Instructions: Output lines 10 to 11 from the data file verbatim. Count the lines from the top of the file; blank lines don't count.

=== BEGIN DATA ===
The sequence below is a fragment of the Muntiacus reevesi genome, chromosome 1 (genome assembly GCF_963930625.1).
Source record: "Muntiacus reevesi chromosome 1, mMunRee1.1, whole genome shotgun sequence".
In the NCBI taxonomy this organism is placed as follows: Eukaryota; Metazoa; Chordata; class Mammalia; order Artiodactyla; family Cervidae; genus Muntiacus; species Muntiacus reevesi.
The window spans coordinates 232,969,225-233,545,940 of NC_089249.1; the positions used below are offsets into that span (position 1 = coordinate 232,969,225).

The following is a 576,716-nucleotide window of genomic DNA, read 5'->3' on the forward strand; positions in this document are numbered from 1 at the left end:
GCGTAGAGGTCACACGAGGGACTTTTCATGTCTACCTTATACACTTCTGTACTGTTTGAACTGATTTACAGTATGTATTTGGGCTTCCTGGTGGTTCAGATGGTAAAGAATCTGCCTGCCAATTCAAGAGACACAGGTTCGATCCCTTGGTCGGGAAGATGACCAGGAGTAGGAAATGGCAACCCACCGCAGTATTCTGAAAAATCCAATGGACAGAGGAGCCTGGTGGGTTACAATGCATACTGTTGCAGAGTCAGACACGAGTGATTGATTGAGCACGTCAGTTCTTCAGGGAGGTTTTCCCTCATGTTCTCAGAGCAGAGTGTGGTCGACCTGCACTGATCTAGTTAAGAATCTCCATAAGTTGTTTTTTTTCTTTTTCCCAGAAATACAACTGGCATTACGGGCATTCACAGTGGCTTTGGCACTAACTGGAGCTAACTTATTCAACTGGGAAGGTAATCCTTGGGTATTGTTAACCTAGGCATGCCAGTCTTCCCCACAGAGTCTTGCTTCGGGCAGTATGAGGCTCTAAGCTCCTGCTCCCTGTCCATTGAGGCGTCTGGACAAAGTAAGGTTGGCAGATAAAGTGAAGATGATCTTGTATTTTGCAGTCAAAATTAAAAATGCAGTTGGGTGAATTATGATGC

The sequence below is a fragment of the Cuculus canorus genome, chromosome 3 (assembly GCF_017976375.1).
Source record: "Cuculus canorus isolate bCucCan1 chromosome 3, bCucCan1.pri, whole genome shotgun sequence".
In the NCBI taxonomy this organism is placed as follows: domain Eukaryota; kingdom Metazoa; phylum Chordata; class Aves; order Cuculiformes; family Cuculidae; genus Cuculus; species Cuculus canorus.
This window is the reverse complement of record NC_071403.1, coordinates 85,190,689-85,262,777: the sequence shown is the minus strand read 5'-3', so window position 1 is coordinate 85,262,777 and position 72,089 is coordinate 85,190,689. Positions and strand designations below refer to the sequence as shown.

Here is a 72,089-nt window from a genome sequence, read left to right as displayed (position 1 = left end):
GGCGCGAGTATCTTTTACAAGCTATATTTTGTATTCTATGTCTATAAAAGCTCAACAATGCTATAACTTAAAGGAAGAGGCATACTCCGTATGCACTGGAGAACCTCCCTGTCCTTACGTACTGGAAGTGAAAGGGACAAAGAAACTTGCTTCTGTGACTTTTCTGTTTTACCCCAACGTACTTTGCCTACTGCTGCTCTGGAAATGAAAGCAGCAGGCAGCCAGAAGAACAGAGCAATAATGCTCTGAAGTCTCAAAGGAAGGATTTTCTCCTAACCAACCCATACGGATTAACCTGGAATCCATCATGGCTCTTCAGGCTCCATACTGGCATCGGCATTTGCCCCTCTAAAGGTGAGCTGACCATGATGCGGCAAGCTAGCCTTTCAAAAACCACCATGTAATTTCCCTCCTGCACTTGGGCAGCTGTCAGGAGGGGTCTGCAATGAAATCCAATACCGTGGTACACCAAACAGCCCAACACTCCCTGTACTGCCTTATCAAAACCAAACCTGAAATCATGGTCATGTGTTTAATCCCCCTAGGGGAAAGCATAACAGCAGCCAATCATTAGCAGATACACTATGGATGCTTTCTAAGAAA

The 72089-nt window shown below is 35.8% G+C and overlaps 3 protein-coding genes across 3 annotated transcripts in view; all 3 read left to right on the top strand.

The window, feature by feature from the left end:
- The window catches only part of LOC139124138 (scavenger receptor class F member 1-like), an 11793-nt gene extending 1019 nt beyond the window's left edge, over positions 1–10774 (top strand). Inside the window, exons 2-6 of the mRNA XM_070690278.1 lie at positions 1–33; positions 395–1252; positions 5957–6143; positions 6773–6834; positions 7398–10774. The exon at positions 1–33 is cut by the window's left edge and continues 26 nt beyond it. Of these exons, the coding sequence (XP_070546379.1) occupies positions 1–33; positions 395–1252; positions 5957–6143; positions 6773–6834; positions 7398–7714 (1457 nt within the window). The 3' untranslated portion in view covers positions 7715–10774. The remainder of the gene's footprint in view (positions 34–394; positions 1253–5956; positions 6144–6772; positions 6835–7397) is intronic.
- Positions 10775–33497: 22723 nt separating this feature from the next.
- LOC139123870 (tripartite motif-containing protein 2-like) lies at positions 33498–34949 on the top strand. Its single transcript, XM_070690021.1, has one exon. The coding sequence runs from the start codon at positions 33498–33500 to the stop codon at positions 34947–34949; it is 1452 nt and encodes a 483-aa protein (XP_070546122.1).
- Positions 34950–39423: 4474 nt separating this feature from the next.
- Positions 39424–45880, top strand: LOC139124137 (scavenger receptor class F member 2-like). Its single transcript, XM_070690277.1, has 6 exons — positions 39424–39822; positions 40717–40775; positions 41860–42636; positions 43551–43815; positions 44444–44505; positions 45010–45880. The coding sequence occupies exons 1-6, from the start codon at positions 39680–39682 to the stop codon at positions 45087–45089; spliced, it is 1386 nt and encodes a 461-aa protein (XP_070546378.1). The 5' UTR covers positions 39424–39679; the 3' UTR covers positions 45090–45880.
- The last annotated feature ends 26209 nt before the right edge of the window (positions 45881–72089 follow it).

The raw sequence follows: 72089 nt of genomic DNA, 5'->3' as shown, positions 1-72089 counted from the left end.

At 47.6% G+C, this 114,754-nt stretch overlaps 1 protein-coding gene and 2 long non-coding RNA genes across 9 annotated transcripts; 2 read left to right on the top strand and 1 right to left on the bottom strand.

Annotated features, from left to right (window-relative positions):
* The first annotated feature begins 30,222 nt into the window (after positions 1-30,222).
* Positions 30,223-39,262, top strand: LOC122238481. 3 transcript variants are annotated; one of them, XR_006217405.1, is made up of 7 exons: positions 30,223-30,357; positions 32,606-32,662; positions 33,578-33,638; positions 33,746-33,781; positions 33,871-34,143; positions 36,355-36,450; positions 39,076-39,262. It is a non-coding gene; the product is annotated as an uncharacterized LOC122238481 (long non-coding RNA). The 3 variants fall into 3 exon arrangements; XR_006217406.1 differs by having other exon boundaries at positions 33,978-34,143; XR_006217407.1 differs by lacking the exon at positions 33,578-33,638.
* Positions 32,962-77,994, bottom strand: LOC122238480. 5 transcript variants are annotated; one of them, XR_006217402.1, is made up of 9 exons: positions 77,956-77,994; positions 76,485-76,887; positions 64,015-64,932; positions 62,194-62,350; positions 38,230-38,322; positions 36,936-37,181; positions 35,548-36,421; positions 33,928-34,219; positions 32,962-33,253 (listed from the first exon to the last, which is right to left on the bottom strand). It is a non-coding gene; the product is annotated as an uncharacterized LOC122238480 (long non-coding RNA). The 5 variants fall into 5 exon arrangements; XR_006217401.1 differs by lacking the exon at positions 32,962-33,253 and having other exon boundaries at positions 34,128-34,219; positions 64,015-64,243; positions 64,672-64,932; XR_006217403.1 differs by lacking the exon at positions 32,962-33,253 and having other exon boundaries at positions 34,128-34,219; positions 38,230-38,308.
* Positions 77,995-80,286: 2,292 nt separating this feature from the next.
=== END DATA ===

This window is the reverse complement of record NC_071403.1, coordinates 85,190,689-85,262,777: the sequence shown is the minus strand read 5'-3', so window position 1 is coordinate 85,262,777 and position 72,089 is coordinate 85,190,689. Positions and strand designations below refer to the sequence as shown.

Here is a 72,089-nt window from a genome sequence, read left to right as displayed (position 1 = left end):